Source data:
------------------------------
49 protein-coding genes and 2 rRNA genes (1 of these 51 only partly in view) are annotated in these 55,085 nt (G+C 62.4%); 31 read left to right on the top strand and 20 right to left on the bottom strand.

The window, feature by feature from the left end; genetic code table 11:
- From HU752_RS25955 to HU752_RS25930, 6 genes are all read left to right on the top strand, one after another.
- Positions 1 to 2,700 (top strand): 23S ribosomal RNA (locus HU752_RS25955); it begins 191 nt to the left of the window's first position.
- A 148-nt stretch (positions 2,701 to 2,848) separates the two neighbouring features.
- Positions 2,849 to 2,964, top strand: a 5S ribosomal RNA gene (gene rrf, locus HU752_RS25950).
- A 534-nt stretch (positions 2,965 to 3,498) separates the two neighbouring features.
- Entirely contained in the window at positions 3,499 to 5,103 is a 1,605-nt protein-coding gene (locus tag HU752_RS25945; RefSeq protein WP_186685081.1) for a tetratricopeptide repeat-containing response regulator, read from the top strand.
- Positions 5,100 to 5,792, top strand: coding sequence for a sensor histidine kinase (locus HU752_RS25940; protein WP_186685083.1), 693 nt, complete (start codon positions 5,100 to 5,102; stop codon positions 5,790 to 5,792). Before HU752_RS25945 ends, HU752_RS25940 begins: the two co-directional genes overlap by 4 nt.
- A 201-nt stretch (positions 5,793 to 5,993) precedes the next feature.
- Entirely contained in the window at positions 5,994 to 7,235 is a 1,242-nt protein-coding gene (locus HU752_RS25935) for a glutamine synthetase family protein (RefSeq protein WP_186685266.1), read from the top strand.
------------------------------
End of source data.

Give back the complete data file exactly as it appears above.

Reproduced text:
49 protein-coding genes and 2 rRNA genes (1 of these 51 only partly in view) are annotated in these 55,085 nt (G+C 62.4%); 31 read left to right on the top strand and 20 right to left on the bottom strand.

The window, feature by feature from the left end; genetic code table 11:
- From HU752_RS25955 to HU752_RS25930, 6 genes are all read left to right on the top strand, one after another.
- Positions 1 to 2,700 (top strand): 23S ribosomal RNA (locus HU752_RS25955); it begins 191 nt to the left of the window's first position.
- A 148-nt stretch (positions 2,701 to 2,848) separates the two neighbouring features.
- Positions 2,849 to 2,964, top strand: a 5S ribosomal RNA gene (gene rrf, locus HU752_RS25950).
- A 534-nt stretch (positions 2,965 to 3,498) separates the two neighbouring features.
- Entirely contained in the window at positions 3,499 to 5,103 is a 1,605-nt protein-coding gene (locus tag HU752_RS25945; RefSeq protein WP_186685081.1) for a tetratricopeptide repeat-containing response regulator, read from the top strand.
- Positions 5,100 to 5,792, top strand: coding sequence for a sensor histidine kinase (locus HU752_RS25940; protein WP_186685083.1), 693 nt, complete (start codon positions 5,100 to 5,102; stop codon positions 5,790 to 5,792). Before HU752_RS25945 ends, HU752_RS25940 begins: the two co-directional genes overlap by 4 nt.
- A 201-nt stretch (positions 5,793 to 5,993) precedes the next feature.
- Entirely contained in the window at positions 5,994 to 7,235 is a 1,242-nt protein-coding gene (locus HU752_RS25935) for a glutamine synthetase family protein (RefSeq protein WP_186685266.1), read from the top strand.